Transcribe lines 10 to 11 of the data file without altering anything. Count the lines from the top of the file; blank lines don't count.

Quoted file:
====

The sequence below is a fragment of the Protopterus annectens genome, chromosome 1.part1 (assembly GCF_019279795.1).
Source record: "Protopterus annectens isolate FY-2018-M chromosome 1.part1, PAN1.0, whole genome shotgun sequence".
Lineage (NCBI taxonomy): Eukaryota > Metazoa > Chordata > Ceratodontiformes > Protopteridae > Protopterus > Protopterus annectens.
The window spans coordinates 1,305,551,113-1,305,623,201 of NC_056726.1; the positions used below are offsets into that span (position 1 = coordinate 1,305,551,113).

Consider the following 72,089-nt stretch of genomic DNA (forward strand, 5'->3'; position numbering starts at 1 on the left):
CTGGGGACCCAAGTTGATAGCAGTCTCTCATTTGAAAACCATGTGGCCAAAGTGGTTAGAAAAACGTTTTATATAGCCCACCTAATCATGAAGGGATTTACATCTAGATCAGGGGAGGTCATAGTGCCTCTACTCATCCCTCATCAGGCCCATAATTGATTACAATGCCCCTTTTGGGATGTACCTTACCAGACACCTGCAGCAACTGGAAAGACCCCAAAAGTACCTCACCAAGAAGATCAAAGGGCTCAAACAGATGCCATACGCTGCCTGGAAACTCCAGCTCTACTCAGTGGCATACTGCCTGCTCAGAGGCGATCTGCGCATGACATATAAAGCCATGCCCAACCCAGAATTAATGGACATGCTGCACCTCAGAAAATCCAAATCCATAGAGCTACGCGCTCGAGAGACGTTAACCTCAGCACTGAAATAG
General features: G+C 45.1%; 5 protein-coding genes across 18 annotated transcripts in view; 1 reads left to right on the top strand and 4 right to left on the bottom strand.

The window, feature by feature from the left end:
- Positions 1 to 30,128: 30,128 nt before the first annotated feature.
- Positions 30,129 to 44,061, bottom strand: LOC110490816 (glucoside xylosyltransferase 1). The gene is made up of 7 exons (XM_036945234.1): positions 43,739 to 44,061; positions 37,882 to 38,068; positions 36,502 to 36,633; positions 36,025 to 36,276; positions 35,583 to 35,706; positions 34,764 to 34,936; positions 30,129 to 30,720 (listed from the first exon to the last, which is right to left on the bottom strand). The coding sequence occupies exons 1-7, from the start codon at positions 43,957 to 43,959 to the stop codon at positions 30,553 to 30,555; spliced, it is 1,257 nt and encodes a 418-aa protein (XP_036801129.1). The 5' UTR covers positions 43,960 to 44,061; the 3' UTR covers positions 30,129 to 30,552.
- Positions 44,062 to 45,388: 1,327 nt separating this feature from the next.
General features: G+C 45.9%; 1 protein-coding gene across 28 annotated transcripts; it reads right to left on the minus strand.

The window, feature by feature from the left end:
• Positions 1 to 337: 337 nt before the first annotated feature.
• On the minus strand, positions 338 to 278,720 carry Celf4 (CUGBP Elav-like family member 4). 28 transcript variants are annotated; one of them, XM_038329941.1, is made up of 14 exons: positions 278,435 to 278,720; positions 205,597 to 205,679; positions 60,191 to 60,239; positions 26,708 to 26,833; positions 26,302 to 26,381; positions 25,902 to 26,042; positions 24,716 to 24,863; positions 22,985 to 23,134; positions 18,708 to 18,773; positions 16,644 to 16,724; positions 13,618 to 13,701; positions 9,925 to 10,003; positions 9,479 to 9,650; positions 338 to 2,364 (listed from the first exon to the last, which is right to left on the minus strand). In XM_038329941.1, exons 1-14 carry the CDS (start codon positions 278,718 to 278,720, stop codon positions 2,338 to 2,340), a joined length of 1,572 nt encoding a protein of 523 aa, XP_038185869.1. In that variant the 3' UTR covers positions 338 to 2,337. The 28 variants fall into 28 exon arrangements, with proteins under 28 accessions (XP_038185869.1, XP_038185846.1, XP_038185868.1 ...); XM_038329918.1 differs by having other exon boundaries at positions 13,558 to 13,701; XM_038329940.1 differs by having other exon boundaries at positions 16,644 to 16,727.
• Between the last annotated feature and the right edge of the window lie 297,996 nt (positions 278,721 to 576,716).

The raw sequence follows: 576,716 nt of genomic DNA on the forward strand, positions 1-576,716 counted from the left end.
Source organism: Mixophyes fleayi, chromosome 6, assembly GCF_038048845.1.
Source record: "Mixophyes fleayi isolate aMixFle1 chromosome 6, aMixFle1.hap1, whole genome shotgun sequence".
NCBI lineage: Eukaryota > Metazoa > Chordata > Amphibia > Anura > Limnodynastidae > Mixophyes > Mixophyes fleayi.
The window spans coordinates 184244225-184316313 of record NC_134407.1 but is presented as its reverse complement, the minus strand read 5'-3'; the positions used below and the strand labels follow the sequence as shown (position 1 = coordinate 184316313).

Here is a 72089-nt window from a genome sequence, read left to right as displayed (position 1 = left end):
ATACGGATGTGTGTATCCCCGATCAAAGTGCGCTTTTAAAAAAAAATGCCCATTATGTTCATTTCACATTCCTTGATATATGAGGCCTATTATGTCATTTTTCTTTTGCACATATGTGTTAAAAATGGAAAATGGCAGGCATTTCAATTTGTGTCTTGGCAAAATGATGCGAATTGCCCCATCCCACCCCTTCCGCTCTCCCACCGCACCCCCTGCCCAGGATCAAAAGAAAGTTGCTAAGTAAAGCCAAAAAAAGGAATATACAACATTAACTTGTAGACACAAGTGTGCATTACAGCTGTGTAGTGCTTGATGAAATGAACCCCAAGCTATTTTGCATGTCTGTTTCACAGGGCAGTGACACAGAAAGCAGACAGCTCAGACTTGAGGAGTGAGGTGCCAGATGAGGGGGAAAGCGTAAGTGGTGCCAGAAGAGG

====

- Positions 30,129 to 44,061, bottom strand: LOC110490816 (glucoside xylosyltransferase 1). The gene is made up of 7 exons (XM_036945234.1): positions 43,739 to 44,061; positions 37,882 to 38,068; positions 36,502 to 36,633; positions 36,025 to 36,276; positions 35,583 to 35,706; positions 34,764 to 34,936; positions 30,129 to 30,720 (listed from the first exon to the last, which is right to left on the bottom strand). The coding sequence occupies exons 1-7, from the start codon at positions 43,957 to 43,959 to the stop codon at positions 30,553 to 30,555; spliced, it is 1,257 nt and encodes a 418-aa protein (XP_036801129.1). The 5' UTR covers positions 43,960 to 44,061; the 3' UTR covers positions 30,129 to 30,552.
- Positions 44,062 to 45,388: 1,327 nt separating this feature from the next.